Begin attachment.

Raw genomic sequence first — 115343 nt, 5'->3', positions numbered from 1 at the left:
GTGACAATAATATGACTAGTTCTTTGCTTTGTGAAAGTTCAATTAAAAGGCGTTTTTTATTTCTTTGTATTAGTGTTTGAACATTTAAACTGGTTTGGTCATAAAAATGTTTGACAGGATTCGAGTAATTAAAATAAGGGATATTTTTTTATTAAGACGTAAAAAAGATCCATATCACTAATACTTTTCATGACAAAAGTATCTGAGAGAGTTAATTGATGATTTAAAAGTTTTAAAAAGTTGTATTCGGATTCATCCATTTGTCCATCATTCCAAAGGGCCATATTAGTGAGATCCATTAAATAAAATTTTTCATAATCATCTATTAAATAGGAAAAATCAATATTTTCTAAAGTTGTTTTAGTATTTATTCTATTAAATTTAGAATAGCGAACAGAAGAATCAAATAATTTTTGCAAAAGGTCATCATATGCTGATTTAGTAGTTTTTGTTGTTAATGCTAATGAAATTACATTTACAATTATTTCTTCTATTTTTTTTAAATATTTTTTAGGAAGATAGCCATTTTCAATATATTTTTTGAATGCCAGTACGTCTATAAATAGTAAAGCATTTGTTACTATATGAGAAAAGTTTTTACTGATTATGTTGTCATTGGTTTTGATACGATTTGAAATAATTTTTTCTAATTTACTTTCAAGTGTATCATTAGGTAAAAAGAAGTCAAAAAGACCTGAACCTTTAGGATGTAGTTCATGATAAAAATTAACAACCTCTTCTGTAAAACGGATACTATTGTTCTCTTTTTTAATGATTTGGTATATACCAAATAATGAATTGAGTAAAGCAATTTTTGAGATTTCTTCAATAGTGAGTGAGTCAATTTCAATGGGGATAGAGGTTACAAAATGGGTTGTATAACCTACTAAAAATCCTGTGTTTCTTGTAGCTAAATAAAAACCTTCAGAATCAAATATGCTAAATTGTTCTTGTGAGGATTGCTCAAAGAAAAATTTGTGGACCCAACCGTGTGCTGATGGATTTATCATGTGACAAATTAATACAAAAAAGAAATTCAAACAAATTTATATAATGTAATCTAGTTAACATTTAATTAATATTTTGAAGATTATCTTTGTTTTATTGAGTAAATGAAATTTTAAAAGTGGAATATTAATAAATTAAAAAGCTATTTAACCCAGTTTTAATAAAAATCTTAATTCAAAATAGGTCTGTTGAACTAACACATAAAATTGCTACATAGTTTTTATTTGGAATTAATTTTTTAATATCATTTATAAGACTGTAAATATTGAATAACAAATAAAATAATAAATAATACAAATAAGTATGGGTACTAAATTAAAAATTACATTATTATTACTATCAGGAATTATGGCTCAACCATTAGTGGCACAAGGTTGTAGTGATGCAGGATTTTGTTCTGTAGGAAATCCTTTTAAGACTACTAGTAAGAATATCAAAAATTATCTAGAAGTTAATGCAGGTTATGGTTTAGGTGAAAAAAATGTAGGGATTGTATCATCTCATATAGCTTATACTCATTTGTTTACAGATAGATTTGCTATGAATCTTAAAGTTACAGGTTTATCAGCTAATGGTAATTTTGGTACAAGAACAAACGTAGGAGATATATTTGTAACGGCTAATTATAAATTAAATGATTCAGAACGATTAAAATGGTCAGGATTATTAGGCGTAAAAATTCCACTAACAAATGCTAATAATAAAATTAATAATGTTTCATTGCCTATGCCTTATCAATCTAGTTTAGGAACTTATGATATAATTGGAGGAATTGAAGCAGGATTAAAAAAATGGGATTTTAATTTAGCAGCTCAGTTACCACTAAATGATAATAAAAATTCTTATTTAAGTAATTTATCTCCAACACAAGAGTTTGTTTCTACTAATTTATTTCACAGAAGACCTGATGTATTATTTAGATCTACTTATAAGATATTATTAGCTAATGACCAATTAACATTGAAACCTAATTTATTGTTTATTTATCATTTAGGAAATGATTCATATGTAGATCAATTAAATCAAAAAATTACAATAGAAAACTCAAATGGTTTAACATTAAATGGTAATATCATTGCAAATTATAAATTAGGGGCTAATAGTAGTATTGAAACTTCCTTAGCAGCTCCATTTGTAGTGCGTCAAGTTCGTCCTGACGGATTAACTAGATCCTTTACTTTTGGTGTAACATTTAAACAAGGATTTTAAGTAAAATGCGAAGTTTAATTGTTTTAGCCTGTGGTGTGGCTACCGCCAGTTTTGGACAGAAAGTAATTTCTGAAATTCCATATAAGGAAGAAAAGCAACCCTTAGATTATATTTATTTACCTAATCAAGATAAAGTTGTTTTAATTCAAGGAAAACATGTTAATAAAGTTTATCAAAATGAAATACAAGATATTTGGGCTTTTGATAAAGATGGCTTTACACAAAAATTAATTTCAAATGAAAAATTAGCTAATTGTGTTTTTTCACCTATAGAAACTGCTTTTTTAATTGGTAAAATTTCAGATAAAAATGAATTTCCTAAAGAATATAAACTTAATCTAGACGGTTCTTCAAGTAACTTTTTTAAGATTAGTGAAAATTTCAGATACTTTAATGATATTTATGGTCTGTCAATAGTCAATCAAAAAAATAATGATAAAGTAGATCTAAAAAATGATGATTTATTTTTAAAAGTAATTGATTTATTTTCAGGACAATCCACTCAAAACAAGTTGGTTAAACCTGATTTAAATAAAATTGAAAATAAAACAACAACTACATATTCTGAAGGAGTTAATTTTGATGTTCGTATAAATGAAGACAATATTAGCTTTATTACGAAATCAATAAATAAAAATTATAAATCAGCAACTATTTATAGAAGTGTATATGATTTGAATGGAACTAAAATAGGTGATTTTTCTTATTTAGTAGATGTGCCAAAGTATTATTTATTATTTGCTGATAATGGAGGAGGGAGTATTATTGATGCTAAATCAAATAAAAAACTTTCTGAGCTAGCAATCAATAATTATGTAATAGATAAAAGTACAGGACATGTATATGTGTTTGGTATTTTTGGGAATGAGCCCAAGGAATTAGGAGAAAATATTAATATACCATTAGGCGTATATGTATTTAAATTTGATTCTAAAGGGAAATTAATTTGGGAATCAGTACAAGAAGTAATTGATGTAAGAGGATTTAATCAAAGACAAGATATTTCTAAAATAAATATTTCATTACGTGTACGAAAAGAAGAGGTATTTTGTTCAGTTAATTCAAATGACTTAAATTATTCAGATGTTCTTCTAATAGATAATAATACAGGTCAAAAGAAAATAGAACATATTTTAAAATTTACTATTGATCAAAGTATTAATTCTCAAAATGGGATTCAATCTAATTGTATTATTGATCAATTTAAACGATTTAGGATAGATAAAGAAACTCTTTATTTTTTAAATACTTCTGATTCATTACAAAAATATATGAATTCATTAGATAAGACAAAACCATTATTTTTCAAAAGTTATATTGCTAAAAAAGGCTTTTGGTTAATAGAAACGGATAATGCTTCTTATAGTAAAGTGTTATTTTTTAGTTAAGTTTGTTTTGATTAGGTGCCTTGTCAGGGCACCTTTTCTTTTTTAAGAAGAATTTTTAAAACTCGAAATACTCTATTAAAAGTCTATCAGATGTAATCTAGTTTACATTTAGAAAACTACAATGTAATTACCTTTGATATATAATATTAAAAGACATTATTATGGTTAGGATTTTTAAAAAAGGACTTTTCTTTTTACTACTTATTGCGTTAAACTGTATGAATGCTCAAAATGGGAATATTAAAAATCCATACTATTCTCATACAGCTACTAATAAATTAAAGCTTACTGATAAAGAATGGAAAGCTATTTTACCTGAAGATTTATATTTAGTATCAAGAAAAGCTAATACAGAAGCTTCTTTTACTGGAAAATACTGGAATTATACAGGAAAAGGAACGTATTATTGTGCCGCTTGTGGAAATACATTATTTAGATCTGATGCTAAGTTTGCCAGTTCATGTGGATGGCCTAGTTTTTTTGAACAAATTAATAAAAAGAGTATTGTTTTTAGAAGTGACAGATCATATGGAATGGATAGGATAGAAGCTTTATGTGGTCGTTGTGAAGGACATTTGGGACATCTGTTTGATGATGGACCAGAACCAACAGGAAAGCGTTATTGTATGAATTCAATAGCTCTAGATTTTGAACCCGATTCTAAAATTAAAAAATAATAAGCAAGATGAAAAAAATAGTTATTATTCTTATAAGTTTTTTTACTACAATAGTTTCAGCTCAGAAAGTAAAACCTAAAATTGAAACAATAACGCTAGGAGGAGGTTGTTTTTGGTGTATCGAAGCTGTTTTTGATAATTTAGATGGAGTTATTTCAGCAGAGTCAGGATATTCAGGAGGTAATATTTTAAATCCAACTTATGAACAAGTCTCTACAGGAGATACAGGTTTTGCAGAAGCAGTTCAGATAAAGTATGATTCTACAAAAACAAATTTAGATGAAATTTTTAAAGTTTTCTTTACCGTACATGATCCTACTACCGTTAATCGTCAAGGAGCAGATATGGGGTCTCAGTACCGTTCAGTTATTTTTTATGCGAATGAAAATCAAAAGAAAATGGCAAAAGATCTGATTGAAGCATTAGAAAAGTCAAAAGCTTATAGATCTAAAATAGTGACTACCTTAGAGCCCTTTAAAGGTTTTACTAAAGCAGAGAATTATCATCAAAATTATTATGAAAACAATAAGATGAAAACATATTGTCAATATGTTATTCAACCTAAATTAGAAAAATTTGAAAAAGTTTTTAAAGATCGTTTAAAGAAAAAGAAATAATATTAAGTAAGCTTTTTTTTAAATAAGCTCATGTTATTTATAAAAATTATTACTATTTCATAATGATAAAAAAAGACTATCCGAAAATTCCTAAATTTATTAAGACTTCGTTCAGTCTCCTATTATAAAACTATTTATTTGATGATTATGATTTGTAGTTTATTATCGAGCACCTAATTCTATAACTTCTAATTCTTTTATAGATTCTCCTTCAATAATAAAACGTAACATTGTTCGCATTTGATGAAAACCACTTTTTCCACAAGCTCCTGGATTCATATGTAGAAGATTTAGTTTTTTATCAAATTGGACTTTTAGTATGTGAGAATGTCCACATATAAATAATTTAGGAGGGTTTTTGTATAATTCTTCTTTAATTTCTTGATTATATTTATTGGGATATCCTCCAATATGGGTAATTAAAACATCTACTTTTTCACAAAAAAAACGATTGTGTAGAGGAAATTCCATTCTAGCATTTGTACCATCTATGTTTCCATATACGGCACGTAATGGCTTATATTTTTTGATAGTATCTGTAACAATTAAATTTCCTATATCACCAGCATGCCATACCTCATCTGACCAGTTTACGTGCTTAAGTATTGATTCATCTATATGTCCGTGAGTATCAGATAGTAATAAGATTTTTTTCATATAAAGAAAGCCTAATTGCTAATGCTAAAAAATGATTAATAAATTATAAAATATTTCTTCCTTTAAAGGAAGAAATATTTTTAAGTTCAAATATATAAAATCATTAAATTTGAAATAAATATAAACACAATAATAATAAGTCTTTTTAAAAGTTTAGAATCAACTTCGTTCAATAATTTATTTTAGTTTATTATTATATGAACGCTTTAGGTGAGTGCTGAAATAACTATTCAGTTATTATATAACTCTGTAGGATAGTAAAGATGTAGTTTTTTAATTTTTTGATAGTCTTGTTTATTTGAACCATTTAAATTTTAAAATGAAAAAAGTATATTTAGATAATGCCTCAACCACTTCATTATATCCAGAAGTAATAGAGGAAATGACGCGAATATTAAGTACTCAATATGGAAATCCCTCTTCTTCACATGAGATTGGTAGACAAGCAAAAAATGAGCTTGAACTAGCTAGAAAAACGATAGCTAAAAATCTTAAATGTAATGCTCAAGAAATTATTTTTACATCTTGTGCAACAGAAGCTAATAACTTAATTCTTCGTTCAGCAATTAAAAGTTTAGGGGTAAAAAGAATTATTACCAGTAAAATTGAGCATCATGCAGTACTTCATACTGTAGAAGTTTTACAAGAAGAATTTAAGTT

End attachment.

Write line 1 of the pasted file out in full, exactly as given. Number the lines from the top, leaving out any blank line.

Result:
Raw genomic sequence first — 115343 nt, 5'->3', positions numbered from 1 at the left: